Starting in April of this year, you won't have to sign for EMV transactions. It's been about a month since American Express and Mastercard decided to stop requiring signatures for EMV chip credit cards. Now Visa is joining their ranks, making signatures optional for chipped transactions in North America. "Visa is committed to delivering secure, fast and convenient payments at the point of sale," said VIsa's Dan Sanford in a statement. " Our focus is on continually evolving the market towards dynamic authentication methods such as EMV chip, as well as investing in emerging capabilities that leverage advanced analytics and biometrics. We believe making the signature requirement optional for EMV chip-enabled merchants is the responsible next step to enhance security and convenience at the point of sale." Contact and contactless chip-enabled points of sale are taking over, of course, for their enhanced security and convenience for retail transactions. Visa notes that it has deployed more than 460 million EMV chip cards and readers at over 2.5 million locations.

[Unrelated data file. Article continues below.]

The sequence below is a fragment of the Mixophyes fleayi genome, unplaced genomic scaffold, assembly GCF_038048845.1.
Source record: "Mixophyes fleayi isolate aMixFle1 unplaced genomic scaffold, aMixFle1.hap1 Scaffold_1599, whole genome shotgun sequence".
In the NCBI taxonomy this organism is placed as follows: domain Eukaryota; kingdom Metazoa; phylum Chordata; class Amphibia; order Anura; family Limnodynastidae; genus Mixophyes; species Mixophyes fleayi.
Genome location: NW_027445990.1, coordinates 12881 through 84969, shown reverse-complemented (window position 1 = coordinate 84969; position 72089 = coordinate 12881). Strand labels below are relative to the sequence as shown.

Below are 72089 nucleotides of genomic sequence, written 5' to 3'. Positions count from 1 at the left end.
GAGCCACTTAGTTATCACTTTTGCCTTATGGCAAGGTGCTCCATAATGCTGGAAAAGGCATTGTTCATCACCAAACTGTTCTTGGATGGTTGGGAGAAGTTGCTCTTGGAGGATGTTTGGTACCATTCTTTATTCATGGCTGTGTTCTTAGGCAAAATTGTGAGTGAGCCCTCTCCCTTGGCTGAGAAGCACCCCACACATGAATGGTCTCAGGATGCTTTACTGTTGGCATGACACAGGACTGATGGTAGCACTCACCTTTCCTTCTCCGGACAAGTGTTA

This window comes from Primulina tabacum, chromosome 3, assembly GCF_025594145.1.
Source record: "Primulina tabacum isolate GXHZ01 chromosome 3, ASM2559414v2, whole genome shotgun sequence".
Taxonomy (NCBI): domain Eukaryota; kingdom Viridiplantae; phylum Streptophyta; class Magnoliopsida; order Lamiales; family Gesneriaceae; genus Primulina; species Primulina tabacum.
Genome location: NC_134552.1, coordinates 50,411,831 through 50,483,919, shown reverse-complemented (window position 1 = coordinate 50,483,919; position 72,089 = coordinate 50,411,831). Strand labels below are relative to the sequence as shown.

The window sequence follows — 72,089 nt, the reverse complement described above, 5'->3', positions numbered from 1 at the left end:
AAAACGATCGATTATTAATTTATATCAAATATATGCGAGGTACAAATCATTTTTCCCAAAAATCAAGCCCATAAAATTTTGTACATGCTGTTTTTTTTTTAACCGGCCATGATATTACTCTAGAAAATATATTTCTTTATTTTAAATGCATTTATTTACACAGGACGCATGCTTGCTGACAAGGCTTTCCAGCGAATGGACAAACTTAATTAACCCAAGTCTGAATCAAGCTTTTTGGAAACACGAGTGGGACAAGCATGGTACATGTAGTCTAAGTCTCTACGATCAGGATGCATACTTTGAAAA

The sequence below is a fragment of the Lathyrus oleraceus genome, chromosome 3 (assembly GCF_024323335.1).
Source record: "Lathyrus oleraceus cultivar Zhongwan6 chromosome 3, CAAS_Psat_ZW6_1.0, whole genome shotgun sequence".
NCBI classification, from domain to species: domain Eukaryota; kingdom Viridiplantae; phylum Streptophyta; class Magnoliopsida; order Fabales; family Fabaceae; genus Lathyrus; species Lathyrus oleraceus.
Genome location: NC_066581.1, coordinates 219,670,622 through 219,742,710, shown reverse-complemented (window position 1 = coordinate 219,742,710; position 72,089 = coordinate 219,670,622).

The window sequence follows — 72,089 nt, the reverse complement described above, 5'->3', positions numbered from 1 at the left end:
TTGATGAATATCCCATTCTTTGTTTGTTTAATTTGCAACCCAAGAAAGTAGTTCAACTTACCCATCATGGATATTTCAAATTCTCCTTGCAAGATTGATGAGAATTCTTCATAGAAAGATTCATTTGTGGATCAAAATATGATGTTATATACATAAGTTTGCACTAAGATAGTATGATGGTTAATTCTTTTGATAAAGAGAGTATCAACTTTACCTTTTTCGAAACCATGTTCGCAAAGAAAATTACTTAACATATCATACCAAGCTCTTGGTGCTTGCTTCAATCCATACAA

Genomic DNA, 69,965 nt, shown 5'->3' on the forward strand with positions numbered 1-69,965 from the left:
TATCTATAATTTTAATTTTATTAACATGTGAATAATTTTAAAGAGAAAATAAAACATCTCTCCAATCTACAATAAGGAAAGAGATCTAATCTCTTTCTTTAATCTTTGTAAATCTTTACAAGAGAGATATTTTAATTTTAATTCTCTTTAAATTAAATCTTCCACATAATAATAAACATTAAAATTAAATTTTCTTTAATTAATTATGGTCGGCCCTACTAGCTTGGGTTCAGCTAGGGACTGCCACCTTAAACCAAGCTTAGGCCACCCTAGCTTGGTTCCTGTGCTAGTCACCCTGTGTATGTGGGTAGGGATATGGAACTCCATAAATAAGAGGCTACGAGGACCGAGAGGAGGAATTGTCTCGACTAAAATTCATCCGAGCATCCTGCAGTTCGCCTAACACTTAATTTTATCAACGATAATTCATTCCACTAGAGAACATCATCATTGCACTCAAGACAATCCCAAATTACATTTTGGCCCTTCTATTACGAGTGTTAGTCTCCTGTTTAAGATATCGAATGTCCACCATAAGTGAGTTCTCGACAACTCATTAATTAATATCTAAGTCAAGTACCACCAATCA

Visa today announced that it will join MasterCard, American Express, and Discover in eliminating the need for signatures when making any EMV chip or contactless payment, starting this April. The change will enable North American users of Apple Pay, Google Pay ( formerly Android Pay/Google Wallet), and Samsung Pay to complete Visa transactions with little more than an identity-authenticated touch of the device to a payment terminal. EMV chip and contactless payments generally rely on tokenized one-time codes for individual transactions, rather than reusing the same code across multiple transactions, reducing the potential for fraud. Noting that credit card fraud has declined 66 percent in the United States in the less than two years since EMV chips were launched, Visa cites increased convenience as its reason for the change, along with use of advanced analytics and biometrics that are increasing transaction security. Visas move follows similar announcements made by MasterCard, American Express, and Discover last year. All four of the companies are dropping the signature requirement this April across the United States and Canada. Discover will also eliminate it for Mexico and the Caribbean, while American Express is dropping signature requirements worldwide. Depending on the card provider, a signature was previously required for payments exceeding either $25 or $50, as a backup means to confirm that the transaction was undertaken by the cardholder. In practice, some vendors skipped signature validation altogether, despite the requirement; Visas new rule will make the signature optional, at the vendors discretion.